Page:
Budget Vegan: Four Ways to Save Big When Going Veg
Living compassionately doesnt mean you have to be a big spender. You can save money and animals by following our four favorite money-saving vegan tips.
The holiday season is just around the corner and everyone could use a little extra spending cash. Regardless of your financial situation, a plant-based lifestyle can definitely fit your budget. It may take a little more time and effort to stretch your hard-earned dollars, but saving money while you’re saving animals is a win-win in our book. Here are four no-fail tips on how to be a savvy vegan spender.
1. Buy in bulk
We know the large warehouse setting isn’t the most appealing to foodies, but bulk-buy outlets such as Costco house some vegan-staple gems. Organic soymilk and tofu, veggie burgers, faux meats, fresh produce, bread and bagels, vitamins, and various snacks can be found at almost half the price of a conventional grocery store. Although these vendors usually require an annual membership fee, split the cost with a friend, and you both can enjoy the savings. If you’ve never explored your local bulk foods outlet, many offer a free one-day pass that allows you to preview and shop before committing to a membership.
2. Discount grocers
If bulk-buying is not an option (city studio-dwellers, we feel your 350 square-foot pain), take to the internet to research discount grocery stores near you such as Grocery Outlet or Smart & Final. These vendors offer name brand products at deep discounts––oftentimes because producers overestimate the demand and have a surplus of products, or a conventional grocery store orders more stock than they are able to sell, turning the goods over to discount grocers to sell to the public at cheaper prices. Also, when a brand decides to change its logo or product packaging, discount outlets get what’s left of the old-logo supply.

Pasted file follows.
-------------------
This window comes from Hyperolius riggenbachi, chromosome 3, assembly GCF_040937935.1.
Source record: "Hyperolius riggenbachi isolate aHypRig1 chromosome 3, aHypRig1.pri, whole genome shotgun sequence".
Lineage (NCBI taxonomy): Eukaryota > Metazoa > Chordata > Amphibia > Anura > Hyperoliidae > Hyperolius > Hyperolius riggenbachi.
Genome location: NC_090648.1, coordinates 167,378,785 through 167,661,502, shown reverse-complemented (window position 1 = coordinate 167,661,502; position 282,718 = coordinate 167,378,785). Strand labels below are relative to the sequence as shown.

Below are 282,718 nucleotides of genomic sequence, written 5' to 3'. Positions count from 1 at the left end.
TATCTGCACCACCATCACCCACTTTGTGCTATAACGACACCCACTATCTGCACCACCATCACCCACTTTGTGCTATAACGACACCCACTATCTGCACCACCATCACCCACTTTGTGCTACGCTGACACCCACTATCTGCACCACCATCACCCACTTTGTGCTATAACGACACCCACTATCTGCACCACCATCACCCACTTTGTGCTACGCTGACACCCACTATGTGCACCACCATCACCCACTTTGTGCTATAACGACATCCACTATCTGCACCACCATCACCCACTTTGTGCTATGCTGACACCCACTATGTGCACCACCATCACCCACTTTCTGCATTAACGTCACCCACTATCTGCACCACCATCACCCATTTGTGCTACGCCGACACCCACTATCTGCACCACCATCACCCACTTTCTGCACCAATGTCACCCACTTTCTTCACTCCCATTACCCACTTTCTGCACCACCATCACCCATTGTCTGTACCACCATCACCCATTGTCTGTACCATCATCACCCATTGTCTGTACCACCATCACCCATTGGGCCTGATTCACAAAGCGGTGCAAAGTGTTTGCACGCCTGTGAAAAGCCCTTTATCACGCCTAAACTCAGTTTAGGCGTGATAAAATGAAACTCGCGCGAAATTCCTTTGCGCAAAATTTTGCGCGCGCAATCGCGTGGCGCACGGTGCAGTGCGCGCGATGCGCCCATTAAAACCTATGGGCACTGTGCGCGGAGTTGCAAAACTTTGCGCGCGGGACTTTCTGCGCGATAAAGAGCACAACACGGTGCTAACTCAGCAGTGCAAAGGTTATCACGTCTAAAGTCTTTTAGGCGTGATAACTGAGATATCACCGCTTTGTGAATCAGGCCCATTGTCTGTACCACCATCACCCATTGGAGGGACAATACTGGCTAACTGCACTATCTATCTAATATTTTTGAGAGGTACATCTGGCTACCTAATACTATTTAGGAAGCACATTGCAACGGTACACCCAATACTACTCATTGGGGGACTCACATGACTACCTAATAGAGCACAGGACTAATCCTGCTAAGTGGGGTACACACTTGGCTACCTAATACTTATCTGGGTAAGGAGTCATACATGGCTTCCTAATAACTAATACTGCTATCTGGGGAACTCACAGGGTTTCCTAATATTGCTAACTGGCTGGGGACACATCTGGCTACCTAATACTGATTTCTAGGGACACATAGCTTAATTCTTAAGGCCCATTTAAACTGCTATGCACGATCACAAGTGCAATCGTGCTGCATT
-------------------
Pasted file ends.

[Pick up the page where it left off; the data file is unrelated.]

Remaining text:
3. Download coupons
We’re going to go ahead and say it: couponing is cool. Gone are the afternoons stuck indoors at Grandma’s house, clipping 10-cent coupons from the newspaper. While there are still papercut-inducing old-school coupons in the weekend circulars and Sunday paper, most coupons can now be found online and there's no need to print—cashiers can scan the barcode through your phone. For brands that you use regularly, check their website for product coupons, or add brands that you love on Facebook for online deals. Savings aren’t limited to just merchant coupons––stores have their own, too. For example, Whole Foods Market’s The Whole Deal in-store value guide booklet has coupons tucked in between recipes and articles. Plus, don’t forget to sign up for store and company emails to get coupons sent directly to your inbox.
4. Thrift stores
Now that we’ve got food out of the way, let’s address another big wallet-drain: clothes! If you’re like us, sometimes we just can’t help but buy a snazzy sweater for our weekend outing or stand out in a pair of jeans at our next shindig. When the urge for a new wool-free sweater strikes, head to your local Goodwill or thrift store to find deeply discounted threads that you can add to your closet’s collection. On top of dapper duds, thrift stores will often have houseware items such as mugs, plates, pots, and pans. Recycling and reusing is also a great way to go––saves money and the environment. Check out our fashionable swap party guide for great tips on how to host a second-hand savings soirée with your nearest and dearest.
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